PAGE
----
Immediate-early genes and synaptic function

Anthony Lanahan, Paul Worley

Research output: Contribution to journalArticlepeer-review

Abstract

Classical studies have demonstrated a role for protein synthesis in long-term memory. The focus of our research is to identify the proteins that are essential for memory and to discover how they contribute to activity- dependent neuronal plasticity. We have developed whole-animal models that maximize the induction of activity-dependent genes and have used differential cloning techniques to identify a set of novel, neuronal immediate-early genes (IEGs). Neuronal IEGs encode transcription factors, cytoskeletal proteins, growth factors, metabolic enzymes, and proteins involved in signal transduction. The biochemical and cell biological properties of these molecules provide important insights into mechanisms that contribute to neuronal plasticity. Recently, we identified a subset of IEGs that appear to function at the synapse. These molecules extend the functional repertoire of IEGs and may provide insight into how IEGs can contribute to synapse-specific plasticity.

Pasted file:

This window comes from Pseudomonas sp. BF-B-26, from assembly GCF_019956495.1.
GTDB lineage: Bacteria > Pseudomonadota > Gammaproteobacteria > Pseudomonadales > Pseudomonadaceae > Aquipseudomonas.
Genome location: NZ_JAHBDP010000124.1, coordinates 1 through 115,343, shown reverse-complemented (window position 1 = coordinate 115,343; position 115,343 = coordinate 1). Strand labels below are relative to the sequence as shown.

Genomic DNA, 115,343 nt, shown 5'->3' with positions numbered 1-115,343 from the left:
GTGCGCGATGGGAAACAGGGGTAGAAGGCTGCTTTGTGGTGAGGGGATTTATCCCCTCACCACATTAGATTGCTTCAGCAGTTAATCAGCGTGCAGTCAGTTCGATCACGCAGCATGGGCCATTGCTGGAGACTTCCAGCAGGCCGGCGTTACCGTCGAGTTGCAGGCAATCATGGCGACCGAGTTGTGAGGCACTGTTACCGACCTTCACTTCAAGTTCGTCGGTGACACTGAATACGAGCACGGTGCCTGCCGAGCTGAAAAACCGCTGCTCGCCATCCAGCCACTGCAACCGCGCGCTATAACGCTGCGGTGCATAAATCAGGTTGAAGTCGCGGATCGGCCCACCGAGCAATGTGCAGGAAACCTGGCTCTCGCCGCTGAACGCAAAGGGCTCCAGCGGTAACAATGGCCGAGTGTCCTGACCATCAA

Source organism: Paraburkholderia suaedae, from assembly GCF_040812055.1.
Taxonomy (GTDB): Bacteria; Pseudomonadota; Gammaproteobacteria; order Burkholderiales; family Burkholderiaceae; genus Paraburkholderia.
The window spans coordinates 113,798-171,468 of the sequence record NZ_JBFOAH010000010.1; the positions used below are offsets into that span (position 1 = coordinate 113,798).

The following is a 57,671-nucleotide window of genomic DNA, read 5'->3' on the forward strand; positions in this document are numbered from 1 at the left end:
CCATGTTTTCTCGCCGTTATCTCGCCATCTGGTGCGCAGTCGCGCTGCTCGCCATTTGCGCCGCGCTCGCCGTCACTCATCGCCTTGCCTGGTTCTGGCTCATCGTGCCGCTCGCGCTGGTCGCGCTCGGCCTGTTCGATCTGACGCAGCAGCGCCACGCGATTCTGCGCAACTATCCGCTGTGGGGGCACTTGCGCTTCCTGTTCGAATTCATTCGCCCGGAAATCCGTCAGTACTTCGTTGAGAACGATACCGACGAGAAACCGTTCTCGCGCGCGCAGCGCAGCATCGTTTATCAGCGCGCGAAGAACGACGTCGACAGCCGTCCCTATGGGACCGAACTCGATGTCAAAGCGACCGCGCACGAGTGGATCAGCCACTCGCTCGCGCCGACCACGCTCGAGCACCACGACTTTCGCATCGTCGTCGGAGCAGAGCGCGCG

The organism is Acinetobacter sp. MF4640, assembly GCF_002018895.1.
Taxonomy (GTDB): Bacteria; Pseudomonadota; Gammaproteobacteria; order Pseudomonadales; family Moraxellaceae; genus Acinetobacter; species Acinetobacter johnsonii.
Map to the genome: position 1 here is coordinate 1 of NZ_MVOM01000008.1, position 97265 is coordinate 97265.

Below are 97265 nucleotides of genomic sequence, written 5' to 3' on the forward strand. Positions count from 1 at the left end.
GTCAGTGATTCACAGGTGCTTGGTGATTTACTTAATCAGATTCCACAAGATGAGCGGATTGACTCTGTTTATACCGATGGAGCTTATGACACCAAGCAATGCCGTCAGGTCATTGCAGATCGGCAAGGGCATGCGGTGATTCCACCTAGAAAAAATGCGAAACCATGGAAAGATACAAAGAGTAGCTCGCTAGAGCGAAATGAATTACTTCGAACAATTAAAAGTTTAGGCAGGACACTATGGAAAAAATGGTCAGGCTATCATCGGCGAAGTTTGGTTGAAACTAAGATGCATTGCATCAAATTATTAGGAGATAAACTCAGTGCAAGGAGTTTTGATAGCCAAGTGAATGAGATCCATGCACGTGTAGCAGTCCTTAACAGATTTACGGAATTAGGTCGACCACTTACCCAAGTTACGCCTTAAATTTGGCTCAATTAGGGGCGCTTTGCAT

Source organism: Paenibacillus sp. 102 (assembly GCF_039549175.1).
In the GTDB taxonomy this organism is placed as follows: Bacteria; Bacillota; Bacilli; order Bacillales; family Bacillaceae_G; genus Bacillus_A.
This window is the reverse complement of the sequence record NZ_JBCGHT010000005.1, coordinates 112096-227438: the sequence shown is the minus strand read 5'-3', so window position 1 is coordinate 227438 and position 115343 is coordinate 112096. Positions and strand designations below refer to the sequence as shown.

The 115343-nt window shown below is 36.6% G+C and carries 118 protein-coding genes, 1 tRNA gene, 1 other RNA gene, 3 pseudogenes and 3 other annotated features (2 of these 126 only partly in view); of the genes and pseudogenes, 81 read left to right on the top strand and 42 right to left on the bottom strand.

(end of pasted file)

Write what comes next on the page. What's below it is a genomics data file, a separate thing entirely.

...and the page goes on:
Original languageEnglish (US)
Pages (from-to)37-43
Number of pages7
JournalNeurobiology of Learning and Memory
Volume70
Issue number1-2
DOIs
StatePublished - Jul 1998

Keywords

  • Differential cloning
  • Gene regulation
  • Immediate-early gene
  • Long-term potentiation
  • Synaptic plasticity
  • mRNA

ASJC Scopus subject areas

  • Experimental and Cognitive Psychology
  • Cognitive Neuroscience
  • Behavioral Neuroscience

Fingerprint Dive into the research topics of 'Immediate-early genes and synaptic function'. Together they form a unique fingerprint.

Cite this